Snow fence s’no problem for determined visitors to Albion Falls

News Jul 06, 2017 by Gord Bowes Hamilton Mountain News

Within 60 seconds of the Mountain News arriving at Albion Falls last Friday afternoon, four people could be seen climbing over bright orange snow fence and onto the fenced-off staircase to get down into the gorge.

The stairs had been closed off with chainlink fence at the top and bottom two days earlier, part of the city’s effort to keep people out of precarious situations around the popular east Mountain site following two deaths and numerous rescue calls there in the past year. While that fencing was being put in place, numerous people scampered down a path about 20 feet away to get into the gorge.

On Friday, the city put up the temporary plastic fencing in three areas where there was no permanent fence to keep people from trying to get to the base of the falls. By Saturday morning the snow fence, which had been zip-tied to the staircase post, was ripped down and being bypassed by numerous hikers.

The stairs descend about 15 feet from street level. From there, hikers follow various earthen and rocky paths to make their way next to the falls or down to the base.

The city wants people to use two viewing platforms on the north side of the gorge rather than the unmarked trails and paths that lead to the base of the falls on the south side. It also wants to deter people from going down the steep bank near the platforms.

Along with the snow fence, workers also piled up brush in some areas to further deter anyone from venturing down the steep north slope.

In a press release, the city noted “waterfalls and other edges along the escarpment can be dangerous and should be treated as such. Residents and visitors should exercise caution, stick to safe viewing areas, respect the posted signage and check out the falls from the viewing platforms.”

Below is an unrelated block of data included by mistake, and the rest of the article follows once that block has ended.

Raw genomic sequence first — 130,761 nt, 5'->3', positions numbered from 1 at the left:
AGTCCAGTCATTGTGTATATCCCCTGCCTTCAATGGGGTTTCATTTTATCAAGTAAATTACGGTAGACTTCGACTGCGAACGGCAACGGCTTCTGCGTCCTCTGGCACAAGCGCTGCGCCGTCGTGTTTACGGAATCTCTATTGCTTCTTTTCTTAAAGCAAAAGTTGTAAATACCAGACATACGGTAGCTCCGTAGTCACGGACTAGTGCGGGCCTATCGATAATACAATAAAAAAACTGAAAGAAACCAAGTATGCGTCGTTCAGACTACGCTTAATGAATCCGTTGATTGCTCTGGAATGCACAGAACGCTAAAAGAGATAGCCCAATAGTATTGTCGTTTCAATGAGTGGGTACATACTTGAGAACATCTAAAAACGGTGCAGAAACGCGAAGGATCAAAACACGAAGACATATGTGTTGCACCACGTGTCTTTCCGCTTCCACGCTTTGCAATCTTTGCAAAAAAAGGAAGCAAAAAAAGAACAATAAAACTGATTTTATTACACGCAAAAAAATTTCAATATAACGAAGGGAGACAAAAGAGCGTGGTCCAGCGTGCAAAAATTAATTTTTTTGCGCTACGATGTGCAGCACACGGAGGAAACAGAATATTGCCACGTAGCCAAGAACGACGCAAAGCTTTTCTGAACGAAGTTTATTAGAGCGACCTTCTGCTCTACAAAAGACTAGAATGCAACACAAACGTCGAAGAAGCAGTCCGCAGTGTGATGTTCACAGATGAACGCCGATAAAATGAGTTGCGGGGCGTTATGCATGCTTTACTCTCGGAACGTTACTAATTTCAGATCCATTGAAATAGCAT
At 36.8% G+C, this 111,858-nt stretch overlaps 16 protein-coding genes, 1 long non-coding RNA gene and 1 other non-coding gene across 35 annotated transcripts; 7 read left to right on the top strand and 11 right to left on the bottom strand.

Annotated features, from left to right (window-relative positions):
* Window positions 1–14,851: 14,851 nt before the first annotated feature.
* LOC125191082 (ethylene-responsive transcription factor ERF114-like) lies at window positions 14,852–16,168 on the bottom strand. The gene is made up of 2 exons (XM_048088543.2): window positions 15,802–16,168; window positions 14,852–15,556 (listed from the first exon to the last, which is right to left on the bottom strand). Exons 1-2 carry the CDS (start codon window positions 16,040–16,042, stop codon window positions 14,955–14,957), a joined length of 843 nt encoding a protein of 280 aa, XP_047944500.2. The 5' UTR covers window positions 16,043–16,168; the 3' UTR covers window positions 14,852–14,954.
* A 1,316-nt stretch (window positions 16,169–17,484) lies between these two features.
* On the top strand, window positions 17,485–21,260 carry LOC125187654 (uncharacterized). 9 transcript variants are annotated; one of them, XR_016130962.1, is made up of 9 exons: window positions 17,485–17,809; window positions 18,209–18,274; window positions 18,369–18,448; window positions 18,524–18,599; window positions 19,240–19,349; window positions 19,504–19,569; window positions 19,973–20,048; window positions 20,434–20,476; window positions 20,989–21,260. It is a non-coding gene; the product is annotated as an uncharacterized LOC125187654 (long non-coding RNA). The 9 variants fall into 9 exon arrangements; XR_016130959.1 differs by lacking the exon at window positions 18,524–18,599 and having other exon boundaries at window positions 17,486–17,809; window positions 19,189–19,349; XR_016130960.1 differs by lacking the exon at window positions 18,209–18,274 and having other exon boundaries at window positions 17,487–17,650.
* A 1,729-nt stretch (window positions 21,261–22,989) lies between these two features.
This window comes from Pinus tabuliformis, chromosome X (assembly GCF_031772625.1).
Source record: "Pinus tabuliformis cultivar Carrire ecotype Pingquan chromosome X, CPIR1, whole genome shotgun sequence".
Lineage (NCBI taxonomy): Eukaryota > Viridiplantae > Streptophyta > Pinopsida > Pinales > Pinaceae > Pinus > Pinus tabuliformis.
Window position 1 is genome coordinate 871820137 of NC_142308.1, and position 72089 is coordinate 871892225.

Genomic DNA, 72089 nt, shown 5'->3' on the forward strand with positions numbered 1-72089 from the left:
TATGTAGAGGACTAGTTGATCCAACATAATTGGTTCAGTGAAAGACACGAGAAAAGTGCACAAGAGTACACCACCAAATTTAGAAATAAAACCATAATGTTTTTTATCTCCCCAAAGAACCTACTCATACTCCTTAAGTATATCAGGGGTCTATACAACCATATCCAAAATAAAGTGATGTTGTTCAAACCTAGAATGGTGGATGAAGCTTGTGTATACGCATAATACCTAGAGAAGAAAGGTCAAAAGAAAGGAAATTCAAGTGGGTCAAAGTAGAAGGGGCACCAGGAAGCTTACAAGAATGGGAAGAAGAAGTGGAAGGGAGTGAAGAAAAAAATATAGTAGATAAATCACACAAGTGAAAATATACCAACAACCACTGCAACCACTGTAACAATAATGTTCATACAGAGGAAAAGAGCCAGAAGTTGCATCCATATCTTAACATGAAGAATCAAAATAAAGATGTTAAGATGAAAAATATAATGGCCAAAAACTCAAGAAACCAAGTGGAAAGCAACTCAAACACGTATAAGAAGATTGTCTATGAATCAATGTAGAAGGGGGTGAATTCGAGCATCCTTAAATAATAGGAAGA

Permanent fencing is expected to be put in place this week.

The city noted it had been cracking down on illegal parking around the city’s waterfall areas as illegally parked cars can impede emergency vehicles and crews trying to access waterfall areas if a rescue is required. Heading into the long weekend, nearly 650 tickets had been issued since mid-April.

Albion Falls has been the site of two accidental deaths and numerous rescue calls to assist injured or stuck hikers over the past two years.


Snow fence s’no problem for determined visitors to Albion Falls

City of Hamilton's plastic barrier pushed aside

News Jul 06, 2017 by Gord Bowes Hamilton Mountain News

Within 60 seconds of the Mountain News arriving at Albion Falls last Friday afternoon, four people could be seen climbing over bright orange snow fence and onto the fenced-off staircase to get down into the gorge.

The stairs had been closed off with chainlink fence at the top and bottom two days earlier, part of the city’s effort to keep people out of precarious situations around the popular east Mountain site following two deaths and numerous rescue calls there in the past year. While that fencing was being put in place, numerous people scampered down a path about 20 feet away to get into the gorge.

On Friday, the city put up the temporary plastic fencing in three areas where there was no permanent fence to keep people from trying to get to the base of the falls. By Saturday morning the snow fence, which had been zip-tied to the staircase post, was ripped down and being bypassed by numerous hikers.

The stairs descend about 15 feet from street level. From there, hikers follow various earthen and rocky paths to make their way next to the falls or down to the base.